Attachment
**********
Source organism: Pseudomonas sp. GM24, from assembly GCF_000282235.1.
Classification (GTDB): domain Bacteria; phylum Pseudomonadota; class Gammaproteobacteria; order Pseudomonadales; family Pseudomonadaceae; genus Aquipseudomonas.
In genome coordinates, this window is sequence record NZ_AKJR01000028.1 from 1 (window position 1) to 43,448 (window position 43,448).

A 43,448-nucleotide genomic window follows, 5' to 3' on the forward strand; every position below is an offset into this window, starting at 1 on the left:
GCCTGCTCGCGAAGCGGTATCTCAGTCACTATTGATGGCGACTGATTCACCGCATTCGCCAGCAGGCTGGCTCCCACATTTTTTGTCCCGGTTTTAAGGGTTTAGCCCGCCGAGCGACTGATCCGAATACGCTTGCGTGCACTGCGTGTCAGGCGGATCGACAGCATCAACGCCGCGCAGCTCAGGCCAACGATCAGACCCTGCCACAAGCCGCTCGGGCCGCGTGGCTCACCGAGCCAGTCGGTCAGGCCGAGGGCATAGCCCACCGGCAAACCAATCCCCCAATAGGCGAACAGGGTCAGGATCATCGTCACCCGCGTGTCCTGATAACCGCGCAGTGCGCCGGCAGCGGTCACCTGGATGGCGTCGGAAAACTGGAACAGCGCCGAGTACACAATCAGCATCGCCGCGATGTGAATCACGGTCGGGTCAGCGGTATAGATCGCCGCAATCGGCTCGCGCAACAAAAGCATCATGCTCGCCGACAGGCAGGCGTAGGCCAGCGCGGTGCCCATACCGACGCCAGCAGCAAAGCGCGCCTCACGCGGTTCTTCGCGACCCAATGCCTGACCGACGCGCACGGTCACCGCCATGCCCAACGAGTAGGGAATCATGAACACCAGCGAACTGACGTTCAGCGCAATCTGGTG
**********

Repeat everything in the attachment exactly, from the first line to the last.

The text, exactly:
Source organism: Pseudomonas sp. GM24, from assembly GCF_000282235.1.
Classification (GTDB): domain Bacteria; phylum Pseudomonadota; class Gammaproteobacteria; order Pseudomonadales; family Pseudomonadaceae; genus Aquipseudomonas.
In genome coordinates, this window is sequence record NZ_AKJR01000028.1 from 1 (window position 1) to 43,448 (window position 43,448).

A 43,448-nucleotide genomic window follows, 5' to 3' on the forward strand; every position below is an offset into this window, starting at 1 on the left:
GCCTGCTCGCGAAGCGGTATCTCAGTCACTATTGATGGCGACTGATTCACCGCATTCGCCAGCAGGCTGGCTCCCACATTTTTTGTCCCGGTTTTAAGGGTTTAGCCCGCCGAGCGACTGATCCGAATACGCTTGCGTGCACTGCGTGTCAGGCGGATCGACAGCATCAACGCCGCGCAGCTCAGGCCAACGATCAGACCCTGCCACAAGCCGCTCGGGCCGCGTGGCTCACCGAGCCAGTCGGTCAGGCCGAGGGCATAGCCCACCGGCAAACCAATCCCCCAATAGGCGAACAGGGTCAGGATCATCGTCACCCGCGTGTCCTGATAACCGCGCAGTGCGCCGGCAGCGGTCACCTGGATGGCGTCGGAAAACTGGAACAGCGCCGAGTACACAATCAGCATCGCCGCGATGTGAATCACGGTCGGGTCAGCGGTATAGATCGCCGCAATCGGCTCGCGCAACAAAAGCATCATGCTCGCCGACAGGCAGGCGTAGGCCAGCGCGGTGCCCATACCGACGCCAGCAGCAAAGCGCGCCTCACGCGGTTCTTCGCGACCCAATGCCTGACCGACGCGCACGGTCACCGCCATGCCCAACGAGTAGGGAATCATGAACACCAGCGAACTGACGTTCAGCGCAATCTGGTG